Changes to the taxation of Dividends from April 2016

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Changes to the taxation of Dividends from April 2016

The announcements made in the last Budget came as a major surprise to most people and are potentially very impactful for small business owners.

At present there are considerable savings in National Insurance contributions to be made if a minimal amount is paid as salary and any balance of a remuneration package (particularly for shareholder directors of private limited companies) is paid as dividends. From April 2016, the NIC status of dividends is not changing and therefore this strategy is still valid. Unfortunately, the income tax position of dividend income is changing and this may have a direct impact on the overall savings in NIC and income tax that can be achieved.

The impact of the dividend tax changes is set out below.

The present position

Up to 5 April 2016, if your company pays a dividend to its shareholders, as long as the person receiving the dividend is a standard rate tax payer no additional income tax would be due.

Taking the 10% tax credit into account, higher rate and additional rate tax payers will pay an additional 22.5% and 27.5% respectively.

The changes proposed from April 2016

From 6 April 2016, the way dividends are being taxed will change. The 10% tax credit is being abolished and each individual will have available a flat rate dividend allowance of £5,000. Any dividends received by an individual in excess of £5,000 will be taxed as follows:

  • 7.5% if your dividend income is within the standard rate (20%) band

  • 32.5% if your dividend income is within the higher rate (40%) band, and

  • 38.1% if your dividend income is within the additional rate (45%) band

Without the tax credit, a dividend income of £30,000 received in 2016-17 would create the following, additional income tax liabilities.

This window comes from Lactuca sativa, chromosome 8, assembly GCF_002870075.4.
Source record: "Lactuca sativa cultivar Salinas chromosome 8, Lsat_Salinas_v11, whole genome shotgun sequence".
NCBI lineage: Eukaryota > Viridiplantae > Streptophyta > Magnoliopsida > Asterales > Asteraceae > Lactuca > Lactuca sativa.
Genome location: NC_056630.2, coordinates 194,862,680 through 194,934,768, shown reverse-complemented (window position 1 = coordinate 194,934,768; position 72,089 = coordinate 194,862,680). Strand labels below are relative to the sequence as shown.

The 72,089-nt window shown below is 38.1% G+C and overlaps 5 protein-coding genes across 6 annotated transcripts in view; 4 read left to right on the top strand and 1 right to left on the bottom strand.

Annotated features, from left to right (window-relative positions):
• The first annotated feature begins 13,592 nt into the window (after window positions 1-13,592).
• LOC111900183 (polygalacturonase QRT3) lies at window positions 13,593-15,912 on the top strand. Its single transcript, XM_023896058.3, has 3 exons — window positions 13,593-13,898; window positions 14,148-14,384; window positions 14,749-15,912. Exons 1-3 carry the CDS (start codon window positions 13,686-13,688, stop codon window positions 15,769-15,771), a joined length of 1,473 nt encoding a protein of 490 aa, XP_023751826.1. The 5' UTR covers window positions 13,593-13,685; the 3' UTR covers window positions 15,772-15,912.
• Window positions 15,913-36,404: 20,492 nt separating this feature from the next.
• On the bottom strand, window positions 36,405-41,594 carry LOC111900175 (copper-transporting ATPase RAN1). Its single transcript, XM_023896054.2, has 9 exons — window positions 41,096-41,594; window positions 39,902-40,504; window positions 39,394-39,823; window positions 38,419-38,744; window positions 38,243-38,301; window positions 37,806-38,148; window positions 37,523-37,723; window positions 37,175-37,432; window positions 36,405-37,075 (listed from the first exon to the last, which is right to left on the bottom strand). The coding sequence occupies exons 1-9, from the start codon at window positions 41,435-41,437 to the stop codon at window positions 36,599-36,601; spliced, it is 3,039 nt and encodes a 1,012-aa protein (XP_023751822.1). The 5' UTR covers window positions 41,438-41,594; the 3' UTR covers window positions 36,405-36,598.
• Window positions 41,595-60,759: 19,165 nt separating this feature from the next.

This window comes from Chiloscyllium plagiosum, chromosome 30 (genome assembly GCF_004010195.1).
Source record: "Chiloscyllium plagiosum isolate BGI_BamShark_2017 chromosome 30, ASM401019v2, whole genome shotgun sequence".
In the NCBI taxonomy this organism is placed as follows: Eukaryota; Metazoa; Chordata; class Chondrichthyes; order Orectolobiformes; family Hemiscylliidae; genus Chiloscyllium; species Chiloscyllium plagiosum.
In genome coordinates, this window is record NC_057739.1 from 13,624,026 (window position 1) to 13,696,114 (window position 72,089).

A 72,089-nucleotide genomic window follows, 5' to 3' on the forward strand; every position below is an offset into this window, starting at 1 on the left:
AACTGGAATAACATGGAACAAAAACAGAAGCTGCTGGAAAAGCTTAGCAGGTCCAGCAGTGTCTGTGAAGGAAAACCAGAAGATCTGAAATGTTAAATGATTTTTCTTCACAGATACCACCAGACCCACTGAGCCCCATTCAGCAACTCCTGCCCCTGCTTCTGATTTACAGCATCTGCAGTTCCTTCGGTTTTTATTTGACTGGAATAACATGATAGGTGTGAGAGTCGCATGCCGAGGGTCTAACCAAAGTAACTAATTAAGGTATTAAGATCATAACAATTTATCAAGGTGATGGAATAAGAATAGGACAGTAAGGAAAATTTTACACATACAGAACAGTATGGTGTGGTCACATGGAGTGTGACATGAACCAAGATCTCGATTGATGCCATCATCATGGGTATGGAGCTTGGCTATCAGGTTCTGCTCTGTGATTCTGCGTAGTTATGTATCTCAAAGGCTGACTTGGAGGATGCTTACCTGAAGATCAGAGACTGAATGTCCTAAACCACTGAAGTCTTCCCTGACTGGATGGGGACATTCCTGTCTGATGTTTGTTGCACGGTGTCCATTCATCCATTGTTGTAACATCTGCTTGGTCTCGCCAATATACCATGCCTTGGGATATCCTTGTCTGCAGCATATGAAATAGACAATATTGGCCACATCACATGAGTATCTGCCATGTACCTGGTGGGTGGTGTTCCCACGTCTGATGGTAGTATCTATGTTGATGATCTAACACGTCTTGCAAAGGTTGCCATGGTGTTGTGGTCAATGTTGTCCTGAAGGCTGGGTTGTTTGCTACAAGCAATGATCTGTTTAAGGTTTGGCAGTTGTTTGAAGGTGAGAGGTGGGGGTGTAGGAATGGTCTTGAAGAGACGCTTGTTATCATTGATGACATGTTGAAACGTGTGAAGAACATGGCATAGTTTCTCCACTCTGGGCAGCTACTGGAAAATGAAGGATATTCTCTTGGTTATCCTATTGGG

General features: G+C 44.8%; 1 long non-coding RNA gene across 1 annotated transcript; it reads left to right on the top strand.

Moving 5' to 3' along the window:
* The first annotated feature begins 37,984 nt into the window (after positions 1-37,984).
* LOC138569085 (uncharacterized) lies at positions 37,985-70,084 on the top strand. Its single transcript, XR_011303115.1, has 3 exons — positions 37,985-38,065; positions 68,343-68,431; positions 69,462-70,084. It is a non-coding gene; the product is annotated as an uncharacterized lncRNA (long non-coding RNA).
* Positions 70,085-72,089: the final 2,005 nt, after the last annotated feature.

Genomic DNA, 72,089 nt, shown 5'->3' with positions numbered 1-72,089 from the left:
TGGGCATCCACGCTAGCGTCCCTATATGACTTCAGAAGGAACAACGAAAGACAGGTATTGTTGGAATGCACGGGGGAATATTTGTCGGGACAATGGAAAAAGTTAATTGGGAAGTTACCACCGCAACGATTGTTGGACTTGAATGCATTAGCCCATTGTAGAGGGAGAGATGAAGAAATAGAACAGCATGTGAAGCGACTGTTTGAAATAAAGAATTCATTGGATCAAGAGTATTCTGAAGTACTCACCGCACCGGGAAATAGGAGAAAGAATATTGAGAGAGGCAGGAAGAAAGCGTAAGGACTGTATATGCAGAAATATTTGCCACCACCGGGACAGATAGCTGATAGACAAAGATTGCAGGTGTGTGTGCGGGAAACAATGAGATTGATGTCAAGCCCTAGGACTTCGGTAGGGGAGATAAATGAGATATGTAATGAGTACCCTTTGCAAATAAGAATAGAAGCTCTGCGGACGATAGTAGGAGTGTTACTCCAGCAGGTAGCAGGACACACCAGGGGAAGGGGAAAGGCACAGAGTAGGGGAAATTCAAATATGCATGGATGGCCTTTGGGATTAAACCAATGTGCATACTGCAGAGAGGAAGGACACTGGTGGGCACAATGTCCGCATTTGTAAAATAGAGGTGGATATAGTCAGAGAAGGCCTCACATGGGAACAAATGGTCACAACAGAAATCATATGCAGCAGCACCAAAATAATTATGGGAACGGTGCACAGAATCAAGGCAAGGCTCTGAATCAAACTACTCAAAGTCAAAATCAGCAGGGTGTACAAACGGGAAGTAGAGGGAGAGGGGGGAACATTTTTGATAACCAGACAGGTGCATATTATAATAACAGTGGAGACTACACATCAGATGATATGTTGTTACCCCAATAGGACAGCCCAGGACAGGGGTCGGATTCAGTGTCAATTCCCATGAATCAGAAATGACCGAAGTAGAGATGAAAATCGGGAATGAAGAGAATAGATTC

Comparison of tax payable on dividend income of £30,000:

Income tax due if dividend received is £30,000

2015-16

2016-17

Dividend is within the standard rate band

Nil

£1,875

Dividend is within the higher rate band

£7,500

£8,125

Dividend is within the additional rate band

£9,167

£9,525

Based on these figures:

  • if your dividend income is within the standard rate band you would have extra tax to pay for 2016-17 of £1,875;

  • if your dividend income is within the higher rate band you would have extra tax to pay for 2016-17 of £625, and

  • if your dividend income is within the additional rate band you would have extra tax to pay for 2016-17 of £358.

Effects on varying amounts of dividend income:

The chart reproduced below illustrates the increased level of personal taxation that will follow these changes for varying amounts of dividend income. The positive figures in the left hand column represent tax savings, the negative figures, additional income tax due.

Capture

The impact for taxpayers will vary according to the rate of income you pay on dividends taken. In summary:

  • Dividends taxed at the standard rate (20%) – you will be progressively worse off if you draw any dividends in excess of £5,000 during the tax year.

  • Dividends taxed at the higher rate (40%) – any dividends received up to approximately £21,700 you will be better off; over this amount you will pay more income tax.

  • Dividends taxed at the additional rate (45%) – any dividends received up to approximately £25,200 you will be better off; over this amount you will pay more income tax.

Please note: in the real world your dividend income may fall to be taxed partly at the standard rate, partly at the higher or even additional rate. This will complicate the assumptions we have made above.

As you can see, this new tax on dividends will affect standard rate tax payers the most. In all cases any tax liabilities for 2016-17 will be collected 31 January 2018. At the same time, HMRC will also add 50% of the tax liability to your first self assessment payment on account for 2017-18, also due 31 January 2018 with a further 50% due at the end of July 2018.

Unfortunately, in most, if not all cases this change in legislation will inevitably mean that you will pay more personal tax. Please contact us if you would like us to explain the changes in more detail or look at any potential areas of planning for your company, particularly around the timing of dividends prior to the change coming into effect.

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